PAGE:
Exclusive Interview: Jeff McIlwain (Lusine), Co-Composer of ‘Joe’ Film Score

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Words by Sara Jayne Crow

“Writing about music is like dancing about architecture.”

 


As a music journalist of nearly 15 years, this quote oddly resonates with me: it’s absurd to want to use one creative form to interpret another. Prose is a nebulous conjecture as it relates to describing rhythm; nonfiction is spare fact, and poetry feebly swaps dressed-up, impotent rhyme for melody. The statement is especially appropriate when writing about the music of Jeff McIlwain (Lusine), a prolific Seattle-based musician whose output bears such depth and breadth that words can’t near approximation. Music theory can’t approximate. Smoke signals or cuneiform might serve better.

At club King King in Hollywood last March, Jeff effortlessly orchestrated a live set, laboring intently behind the subdued glow of his laptop screen. He made subtle adjustments, fingers deftly flitting among the buttons and knobs of his spare setup: a laptop running Ableton, a DSI Tetra, Evolution UC-33, and Novation MIDI controller. The speaker stacks radiated the warmth of his layered, painstaking sonic engineering. Jeff didn’t have an affect of ego or showmanship despite the worshipful crowd jostling for front-row stance. His unassuming nature, effortless control and modesty made live performance look easy.

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Interview: Jason Orr Talks FunkJazz Kafé Arts & Music Festival

 

Jason Orr, founder of Atlanta’s highly revered FunkJazz Kafé Arts & Music Festival talks about how the festival got started, his most prized relationships as a result of the festival, and some exciting tidbits on what’s in store for this year’s event. 2013′s program launches this Friday, July 12 with a screening of the music documentary FunkJazz Kafé: Diary Of A Decade (The Story Of A Movement) and the festival itself takes place on Saturday, July 13. Watch the trailer after the jump.

Giant Step: When you first conceived FunkJazz Kafé, what was your mission? What inspired you to start the festival in the first place?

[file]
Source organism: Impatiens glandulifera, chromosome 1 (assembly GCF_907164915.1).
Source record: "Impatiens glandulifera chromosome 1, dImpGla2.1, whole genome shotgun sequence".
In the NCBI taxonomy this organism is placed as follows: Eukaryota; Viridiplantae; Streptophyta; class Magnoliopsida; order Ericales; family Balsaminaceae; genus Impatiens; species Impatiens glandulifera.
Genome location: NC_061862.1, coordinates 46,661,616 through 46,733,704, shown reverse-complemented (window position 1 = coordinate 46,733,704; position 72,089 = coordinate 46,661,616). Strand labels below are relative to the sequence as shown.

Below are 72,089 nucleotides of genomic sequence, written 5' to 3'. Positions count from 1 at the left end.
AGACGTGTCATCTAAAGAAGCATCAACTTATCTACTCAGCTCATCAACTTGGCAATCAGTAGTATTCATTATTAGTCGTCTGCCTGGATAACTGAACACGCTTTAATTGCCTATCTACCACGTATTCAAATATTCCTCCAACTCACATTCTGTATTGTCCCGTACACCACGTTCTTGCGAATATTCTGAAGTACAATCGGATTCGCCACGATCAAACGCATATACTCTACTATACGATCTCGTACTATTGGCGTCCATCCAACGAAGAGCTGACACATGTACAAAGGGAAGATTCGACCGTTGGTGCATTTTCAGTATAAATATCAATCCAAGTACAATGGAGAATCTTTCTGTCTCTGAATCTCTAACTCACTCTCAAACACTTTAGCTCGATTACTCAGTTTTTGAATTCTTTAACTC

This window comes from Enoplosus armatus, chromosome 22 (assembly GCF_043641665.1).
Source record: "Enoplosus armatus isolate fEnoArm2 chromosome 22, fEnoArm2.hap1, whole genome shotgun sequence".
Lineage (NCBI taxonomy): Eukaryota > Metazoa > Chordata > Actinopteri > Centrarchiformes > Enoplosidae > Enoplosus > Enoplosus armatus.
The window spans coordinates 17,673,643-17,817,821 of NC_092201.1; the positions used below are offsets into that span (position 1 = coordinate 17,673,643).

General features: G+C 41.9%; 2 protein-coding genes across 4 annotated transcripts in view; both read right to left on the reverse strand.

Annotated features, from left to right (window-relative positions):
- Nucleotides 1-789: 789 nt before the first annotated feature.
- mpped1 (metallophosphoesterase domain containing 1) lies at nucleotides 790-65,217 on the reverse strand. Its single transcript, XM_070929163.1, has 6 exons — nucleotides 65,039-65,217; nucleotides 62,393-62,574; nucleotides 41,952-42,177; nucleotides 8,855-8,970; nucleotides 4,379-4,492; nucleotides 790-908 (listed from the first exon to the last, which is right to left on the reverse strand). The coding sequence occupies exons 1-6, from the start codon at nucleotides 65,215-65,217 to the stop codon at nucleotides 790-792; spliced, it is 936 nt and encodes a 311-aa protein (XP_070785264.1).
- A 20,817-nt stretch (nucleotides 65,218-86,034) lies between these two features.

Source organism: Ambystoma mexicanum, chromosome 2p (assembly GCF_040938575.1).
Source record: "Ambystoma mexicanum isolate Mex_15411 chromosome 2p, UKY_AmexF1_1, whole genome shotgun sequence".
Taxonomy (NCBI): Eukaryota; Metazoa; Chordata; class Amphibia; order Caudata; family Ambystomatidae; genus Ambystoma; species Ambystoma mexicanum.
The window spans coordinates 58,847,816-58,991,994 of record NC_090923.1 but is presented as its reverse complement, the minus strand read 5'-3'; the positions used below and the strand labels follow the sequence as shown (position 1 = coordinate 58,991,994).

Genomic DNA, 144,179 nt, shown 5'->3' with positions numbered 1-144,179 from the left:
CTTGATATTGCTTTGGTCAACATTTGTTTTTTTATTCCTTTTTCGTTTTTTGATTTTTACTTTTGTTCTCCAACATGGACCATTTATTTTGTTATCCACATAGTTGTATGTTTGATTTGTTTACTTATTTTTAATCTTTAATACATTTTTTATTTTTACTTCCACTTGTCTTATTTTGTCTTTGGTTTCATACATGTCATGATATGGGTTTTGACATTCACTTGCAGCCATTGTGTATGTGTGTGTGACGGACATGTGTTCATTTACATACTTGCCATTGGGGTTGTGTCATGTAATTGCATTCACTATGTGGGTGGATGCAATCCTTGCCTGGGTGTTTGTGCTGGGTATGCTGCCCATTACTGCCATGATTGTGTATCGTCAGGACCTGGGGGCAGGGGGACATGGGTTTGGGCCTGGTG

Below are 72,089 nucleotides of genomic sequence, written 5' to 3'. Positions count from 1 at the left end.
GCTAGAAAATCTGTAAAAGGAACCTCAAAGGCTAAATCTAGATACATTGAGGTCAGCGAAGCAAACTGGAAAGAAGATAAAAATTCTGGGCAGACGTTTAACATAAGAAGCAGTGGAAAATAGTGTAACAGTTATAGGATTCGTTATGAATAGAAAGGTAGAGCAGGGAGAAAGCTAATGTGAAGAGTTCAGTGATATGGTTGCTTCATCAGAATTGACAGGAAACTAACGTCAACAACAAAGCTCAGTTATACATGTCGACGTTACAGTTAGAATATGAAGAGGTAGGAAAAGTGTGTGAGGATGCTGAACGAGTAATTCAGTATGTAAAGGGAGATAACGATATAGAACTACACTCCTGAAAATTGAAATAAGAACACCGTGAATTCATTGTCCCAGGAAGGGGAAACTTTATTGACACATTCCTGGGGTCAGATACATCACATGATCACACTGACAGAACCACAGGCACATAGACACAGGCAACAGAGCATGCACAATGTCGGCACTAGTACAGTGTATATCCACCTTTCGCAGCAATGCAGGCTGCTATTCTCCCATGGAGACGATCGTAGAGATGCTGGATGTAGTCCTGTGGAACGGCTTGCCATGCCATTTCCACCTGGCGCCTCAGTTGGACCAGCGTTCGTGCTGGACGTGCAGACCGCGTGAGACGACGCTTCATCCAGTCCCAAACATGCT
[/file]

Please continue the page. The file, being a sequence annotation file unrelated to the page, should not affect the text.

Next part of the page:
Jason Orr: The mission when I first conceived FunkJazz Kafé Arts & Music Festival was to create an arts festival environment with new and innovative music as the soundtrack. I was inspired by the multiple talents around me here in Atlanta, particularly the artist I was managing, Vinnie Bernard, drummer extraordinaire, Lil John Roberts, visual artist Maurice Evans and the various creators in fashion, theater, dance, music etc. around the city. Everything was vibrant and bubbling but needed one place to come together.

GS: What’s been your most memorable experience in the 19 years you’ve been holding FunkJazz Kafé?

JO: Out of all 46 festivals, I remember them all very well because they are like my children that have been growing up nicely. Sounds funny, but very true.

GS: A particularly odd or funny memory from FunkJazz Kafé over the years?

JO: A funny memory is when we were on tour in 1999 and we were going to Detroit and everything was going wrong… like the production truck couldn’t get up the hills in the Smokey mountains because it weighed too much, the tour bus threw a rod, and we had a racist skin head engineer who hated us for no reason and was sabotaging the sound. It was a great test of will, patience, and magic. The festival came together in the end and was one of the best on that tour after all.

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